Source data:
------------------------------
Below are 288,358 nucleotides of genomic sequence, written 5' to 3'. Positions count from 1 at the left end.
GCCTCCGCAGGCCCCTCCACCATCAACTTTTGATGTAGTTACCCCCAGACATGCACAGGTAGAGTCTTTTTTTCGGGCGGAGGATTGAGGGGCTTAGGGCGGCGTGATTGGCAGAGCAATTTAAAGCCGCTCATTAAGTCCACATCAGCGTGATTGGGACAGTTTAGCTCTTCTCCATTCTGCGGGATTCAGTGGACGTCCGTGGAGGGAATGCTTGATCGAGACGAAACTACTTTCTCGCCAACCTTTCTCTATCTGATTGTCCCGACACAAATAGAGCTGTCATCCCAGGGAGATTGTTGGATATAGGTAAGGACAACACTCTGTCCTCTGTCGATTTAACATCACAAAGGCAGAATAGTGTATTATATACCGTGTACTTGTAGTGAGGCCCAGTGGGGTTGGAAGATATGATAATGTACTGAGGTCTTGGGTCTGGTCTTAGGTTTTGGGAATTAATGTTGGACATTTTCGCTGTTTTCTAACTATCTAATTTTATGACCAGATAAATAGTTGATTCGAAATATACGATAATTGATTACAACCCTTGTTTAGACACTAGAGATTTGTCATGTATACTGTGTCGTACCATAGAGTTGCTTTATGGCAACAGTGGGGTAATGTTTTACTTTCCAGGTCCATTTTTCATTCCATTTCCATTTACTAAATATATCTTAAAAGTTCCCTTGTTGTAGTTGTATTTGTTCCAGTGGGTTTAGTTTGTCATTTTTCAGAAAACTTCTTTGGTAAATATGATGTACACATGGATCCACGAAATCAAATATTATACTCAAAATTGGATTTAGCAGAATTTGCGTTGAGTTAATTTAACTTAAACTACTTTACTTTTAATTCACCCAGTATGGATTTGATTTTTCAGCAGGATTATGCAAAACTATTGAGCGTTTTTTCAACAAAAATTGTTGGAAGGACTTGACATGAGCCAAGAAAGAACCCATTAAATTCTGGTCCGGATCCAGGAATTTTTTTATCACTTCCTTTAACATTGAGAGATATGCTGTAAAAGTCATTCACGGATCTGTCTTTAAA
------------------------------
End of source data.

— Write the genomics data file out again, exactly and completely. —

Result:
Below are 288,358 nucleotides of genomic sequence, written 5' to 3'. Positions count from 1 at the left end.
GCCTCCGCAGGCCCCTCCACCATCAACTTTTGATGTAGTTACCCCCAGACATGCACAGGTAGAGTCTTTTTTTCGGGCGGAGGATTGAGGGGCTTAGGGCGGCGTGATTGGCAGAGCAATTTAAAGCCGCTCATTAAGTCCACATCAGCGTGATTGGGACAGTTTAGCTCTTCTCCATTCTGCGGGATTCAGTGGACGTCCGTGGAGGGAATGCTTGATCGAGACGAAACTACTTTCTCGCCAACCTTTCTCTATCTGATTGTCCCGACACAAATAGAGCTGTCATCCCAGGGAGATTGTTGGATATAGGTAAGGACAACACTCTGTCCTCTGTCGATTTAACATCACAAAGGCAGAATAGTGTATTATATACCGTGTACTTGTAGTGAGGCCCAGTGGGGTTGGAAGATATGATAATGTACTGAGGTCTTGGGTCTGGTCTTAGGTTTTGGGAATTAATGTTGGACATTTTCGCTGTTTTCTAACTATCTAATTTTATGACCAGATAAATAGTTGATTCGAAATATACGATAATTGATTACAACCCTTGTTTAGACACTAGAGATTTGTCATGTATACTGTGTCGTACCATAGAGTTGCTTTATGGCAACAGTGGGGTAATGTTTTACTTTCCAGGTCCATTTTTCATTCCATTTCCATTTACTAAATATATCTTAAAAGTTCCCTTGTTGTAGTTGTATTTGTTCCAGTGGGTTTAGTTTGTCATTTTTCAGAAAACTTCTTTGGTAAATATGATGTACACATGGATCCACGAAATCAAATATTATACTCAAAATTGGATTTAGCAGAATTTGCGTTGAGTTAATTTAACTTAAACTACTTTACTTTTAATTCACCCAGTATGGATTTGATTTTTCAGCAGGATTATGCAAAACTATTGAGCGTTTTTTCAACAAAAATTGTTGGAAGGACTTGACATGAGCCAAGAAAGAACCCATTAAATTCTGGTCCGGATCCAGGAATTTTTTTATCACTTCCTTTAACATTGAGAGATATGCTGTAAAAGTCATTCACGGATCTGTCTTTAAA